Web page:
[whatwg] foreign attributes Re: several messages about XML syntax and HTML5
elias at torrez.us
Wed Dec 6 22:15:09 PST 2006
Thanks for your patience trying to work out these extremely hypothetical
examples with me. I need to figure out a way to get the internal
examples out here so we can discuss them concretely. In the meantime,
you have motivated me to look at the existing infrastructure with a
different perspective and try to see how we can solve our problems
without adding new attributes.
One of the key problems I'm trying to solve is to have a single parser
for all HTML files. I'll keep the list posted on my progress on that and
come back when I have more information on the rest.
Ian Hickson wrote:
> On Tue, 5 Dec 2006, Elias Torres wrote:
>>>> <div> <span class="ibm-part-description">our part number <span
>>> Yes? What about it?
>> I guess this is similar to Karl's example.
>> <div id="order1" class="ibm-order">
>> <span class="ibm-part-description">our part number
>> <span class="part-id">123</span>
>> part-id would according to microformats be a property of
>> ibm-part-description existential instead of order1. Is there way to
>> specify that kind of behavior. Would include do the trick here?
> I don't understand what you mean by "existential" in this paragraph.
> If you are saying "how do we make the pard-id be a property of the order
> instead of the description", then the answer is:
> <div id="order1" class="ibm-order">
> <span class="ibm-part-description">our part number</span>
> <span class="part-id">123</span>
>>>> Microformats is very restrictive in how you can parse the data.
>>> I don't understand why you think this. Could you elaborate?
>> I guess restrictive is the wrong word, it's only defined to say you must
>> grab the entire HTML content within the element. Fair enough again.
>> Although, I'd like to differentiate between HTML sub-content, plain text
>> and also specify which data type. quantity is an integer/long/etc.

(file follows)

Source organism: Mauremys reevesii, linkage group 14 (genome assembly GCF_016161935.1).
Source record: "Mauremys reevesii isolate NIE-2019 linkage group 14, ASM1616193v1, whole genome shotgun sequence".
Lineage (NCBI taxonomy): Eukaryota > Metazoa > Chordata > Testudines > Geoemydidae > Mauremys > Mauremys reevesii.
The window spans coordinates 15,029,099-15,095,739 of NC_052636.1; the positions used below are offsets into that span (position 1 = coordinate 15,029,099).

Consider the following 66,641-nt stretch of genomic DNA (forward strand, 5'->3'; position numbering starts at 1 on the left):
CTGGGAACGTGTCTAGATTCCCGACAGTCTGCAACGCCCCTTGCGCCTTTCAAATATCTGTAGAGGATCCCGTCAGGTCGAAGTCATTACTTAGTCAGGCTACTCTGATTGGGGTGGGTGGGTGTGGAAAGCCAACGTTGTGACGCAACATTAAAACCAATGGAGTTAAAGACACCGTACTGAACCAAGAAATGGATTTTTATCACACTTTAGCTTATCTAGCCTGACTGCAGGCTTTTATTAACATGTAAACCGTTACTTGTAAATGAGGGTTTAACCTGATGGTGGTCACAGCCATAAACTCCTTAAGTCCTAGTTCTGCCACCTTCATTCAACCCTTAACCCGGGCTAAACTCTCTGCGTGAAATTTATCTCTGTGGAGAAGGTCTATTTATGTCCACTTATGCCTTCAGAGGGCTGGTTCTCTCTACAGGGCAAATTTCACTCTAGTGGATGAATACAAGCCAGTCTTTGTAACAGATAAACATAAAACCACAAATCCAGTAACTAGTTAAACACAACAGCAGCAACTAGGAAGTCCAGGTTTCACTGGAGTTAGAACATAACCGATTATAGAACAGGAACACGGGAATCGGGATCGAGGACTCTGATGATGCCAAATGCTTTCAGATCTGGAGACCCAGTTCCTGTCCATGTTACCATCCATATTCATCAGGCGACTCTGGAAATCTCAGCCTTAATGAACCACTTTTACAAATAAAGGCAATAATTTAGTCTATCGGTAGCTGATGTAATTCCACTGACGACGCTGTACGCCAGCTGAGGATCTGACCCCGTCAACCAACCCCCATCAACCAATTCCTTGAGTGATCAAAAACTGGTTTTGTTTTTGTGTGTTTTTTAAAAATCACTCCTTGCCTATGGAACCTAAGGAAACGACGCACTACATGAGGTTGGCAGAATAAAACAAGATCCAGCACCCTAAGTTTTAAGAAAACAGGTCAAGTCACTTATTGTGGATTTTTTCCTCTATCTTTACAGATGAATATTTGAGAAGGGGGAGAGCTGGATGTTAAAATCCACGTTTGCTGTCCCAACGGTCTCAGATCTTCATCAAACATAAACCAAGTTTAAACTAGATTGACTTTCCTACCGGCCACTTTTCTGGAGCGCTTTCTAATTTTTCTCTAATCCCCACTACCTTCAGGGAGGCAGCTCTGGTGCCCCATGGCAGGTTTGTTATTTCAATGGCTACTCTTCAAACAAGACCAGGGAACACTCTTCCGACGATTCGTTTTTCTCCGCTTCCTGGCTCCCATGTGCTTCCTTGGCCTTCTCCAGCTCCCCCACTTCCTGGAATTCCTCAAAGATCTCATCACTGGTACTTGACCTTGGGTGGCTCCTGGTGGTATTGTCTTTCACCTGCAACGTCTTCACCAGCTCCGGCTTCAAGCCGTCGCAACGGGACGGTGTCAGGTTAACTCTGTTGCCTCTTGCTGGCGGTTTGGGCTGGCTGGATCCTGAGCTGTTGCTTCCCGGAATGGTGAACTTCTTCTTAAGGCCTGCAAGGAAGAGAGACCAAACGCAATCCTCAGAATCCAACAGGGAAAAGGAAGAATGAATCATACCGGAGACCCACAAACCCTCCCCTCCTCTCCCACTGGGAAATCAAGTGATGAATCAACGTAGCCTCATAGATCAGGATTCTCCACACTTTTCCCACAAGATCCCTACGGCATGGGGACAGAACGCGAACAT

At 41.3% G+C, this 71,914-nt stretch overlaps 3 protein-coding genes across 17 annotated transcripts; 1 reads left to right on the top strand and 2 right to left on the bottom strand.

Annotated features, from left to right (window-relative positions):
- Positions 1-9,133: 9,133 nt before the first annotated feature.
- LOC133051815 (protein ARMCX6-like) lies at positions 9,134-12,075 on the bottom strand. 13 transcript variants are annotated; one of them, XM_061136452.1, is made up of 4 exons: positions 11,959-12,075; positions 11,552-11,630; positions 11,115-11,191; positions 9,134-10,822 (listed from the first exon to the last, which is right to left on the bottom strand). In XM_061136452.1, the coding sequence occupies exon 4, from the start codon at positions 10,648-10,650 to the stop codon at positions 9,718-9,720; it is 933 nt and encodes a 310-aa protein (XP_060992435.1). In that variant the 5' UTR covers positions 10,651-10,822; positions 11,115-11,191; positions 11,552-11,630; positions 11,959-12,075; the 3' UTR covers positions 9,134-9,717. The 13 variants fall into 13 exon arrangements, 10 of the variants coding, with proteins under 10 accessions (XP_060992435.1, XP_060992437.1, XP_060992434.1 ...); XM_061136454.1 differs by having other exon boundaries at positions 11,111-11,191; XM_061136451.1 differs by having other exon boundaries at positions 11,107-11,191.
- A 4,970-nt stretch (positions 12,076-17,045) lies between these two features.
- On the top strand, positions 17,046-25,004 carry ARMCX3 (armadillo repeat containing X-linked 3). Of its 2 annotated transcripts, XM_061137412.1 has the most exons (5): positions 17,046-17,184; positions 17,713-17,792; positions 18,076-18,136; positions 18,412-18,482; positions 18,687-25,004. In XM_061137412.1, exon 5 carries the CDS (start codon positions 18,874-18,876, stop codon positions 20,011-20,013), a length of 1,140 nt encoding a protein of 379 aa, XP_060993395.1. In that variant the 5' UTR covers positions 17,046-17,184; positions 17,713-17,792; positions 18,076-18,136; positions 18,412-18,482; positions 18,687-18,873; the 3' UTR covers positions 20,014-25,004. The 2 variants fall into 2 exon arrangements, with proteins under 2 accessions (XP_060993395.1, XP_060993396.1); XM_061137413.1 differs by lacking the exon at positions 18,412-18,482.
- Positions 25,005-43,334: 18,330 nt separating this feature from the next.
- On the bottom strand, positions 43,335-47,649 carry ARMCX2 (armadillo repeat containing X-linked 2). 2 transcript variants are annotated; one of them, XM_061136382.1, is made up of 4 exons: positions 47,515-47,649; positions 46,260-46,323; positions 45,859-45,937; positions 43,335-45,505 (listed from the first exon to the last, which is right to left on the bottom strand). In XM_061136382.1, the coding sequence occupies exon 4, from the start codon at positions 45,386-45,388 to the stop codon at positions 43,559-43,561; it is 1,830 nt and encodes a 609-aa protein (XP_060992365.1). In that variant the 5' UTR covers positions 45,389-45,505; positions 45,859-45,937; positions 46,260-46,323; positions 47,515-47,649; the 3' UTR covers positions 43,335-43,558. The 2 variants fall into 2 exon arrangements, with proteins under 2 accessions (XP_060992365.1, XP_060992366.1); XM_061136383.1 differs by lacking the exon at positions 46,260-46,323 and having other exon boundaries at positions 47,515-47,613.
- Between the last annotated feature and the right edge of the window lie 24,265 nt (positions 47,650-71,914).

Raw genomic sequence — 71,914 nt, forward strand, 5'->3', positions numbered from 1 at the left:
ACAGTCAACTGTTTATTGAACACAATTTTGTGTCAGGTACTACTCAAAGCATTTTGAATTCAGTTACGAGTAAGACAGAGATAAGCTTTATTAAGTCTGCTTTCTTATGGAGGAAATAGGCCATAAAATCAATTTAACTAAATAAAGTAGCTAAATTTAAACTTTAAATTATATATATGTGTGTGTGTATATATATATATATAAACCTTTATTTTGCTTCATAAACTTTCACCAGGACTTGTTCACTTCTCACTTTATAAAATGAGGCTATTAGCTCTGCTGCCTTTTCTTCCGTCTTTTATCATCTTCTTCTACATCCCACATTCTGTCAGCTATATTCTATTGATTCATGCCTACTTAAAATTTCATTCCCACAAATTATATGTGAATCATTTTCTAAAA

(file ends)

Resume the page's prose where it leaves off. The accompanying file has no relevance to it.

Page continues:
> Well, you can define your structure pretty much as you like, nothing
> forces you to define "description" in the example above as being the
> entire contents, you could just as easily say that your processing model
> only involves the direct child text nodes, or some such.
>>>> We need the flexibility of specify the content everywhere, yet the
>>>> property apply to any element on the page, not just the parent
>>> Again, concrete examples would really help me understand this?
>> In some part of the page....
>> <div id="picture1">
>> <img src="picture1.jpg">
>> Now somewhere else in the page....
>> <span about="picture1" property="dc:title">A Night in Venice</span>
>> Here I'm able to connect two elements in the page. I'm not sure how I
>> would use id to differentiate the two.
> Why would you need this? Just have:
> <img src="picture1.jpg" alt="">
> <legend> A night in Venice </legend>
> If you could provide a URI to a document showing why you need the legend
> and the figure split from each other, that would be very useful.
> I can't emphasise enough that it would really help if you could point to
> some real world examples (with URIs) showing what we are talking about.
> Currently, as I've mentioned before, it feels very hypothetical.
> On Tue, 5 Dec 2006, Elias Torres wrote:
>> I think we keep focusing on the ways to extract information and I don't
>> disagree that we could find a million ways to hack class attributes to
>> do so. I can see myself doing class="about-subjectName",
>> class="predicate-propertyName", and so on. If anything, what I'm asking
>> for is a less hacky way of using "ibm-xxxxx" for everything and maybe
>> have a way to denote a prefix and a property attribute to different
>> properties from classes. Let me know if this would bring down HTML5 if
>> we were to try.
> I really don't follow. Why do you need prefixes? What is "hacky" about the
> well-defined and accessible extension model in HTML today?
>> On the other hand, we keep missing the point, that no matter what the
>> syntax is, in microformats at least (our current answer) we can't
>> differentiate from class values that are properties/classes(types) and
>> which ones are not.
> You know which are which. You invented them. (Although, what's a class
> value that _isn't_ a "property/class(type)" ?)
>> In our scenarios that we have been exchanging is nothing but ideal to
>> see how the structure maps to our data and how easy is to write JS to
>> get at it. However, we are looking for a mechanism that focuses on
>> property attribute to know when someone indicated a property as opposed
>> to just a style.
> Don't use class for styles. Problem solved.
>> It's like imagining a generic microformat extractor that generates JSON
>> objects on any random webpage with a lot of different styles and a few
>> hCards here and there. Is this really ideal? I think that before HTML5
>> microformats did what it could with what is there (not to say that HTML
>> isn't semantic at all today), but if we can define more clearly defined
>> attributes to do so, why not?
> Could you show me Web pages that are trying to do what you are referring
> to, which would benefit from what you are describing? It would really help
> me understand what problem you are trying to solve.
>> Do you see any workable solution?
> To be honest I don't understand the problem, let alone have a solution.
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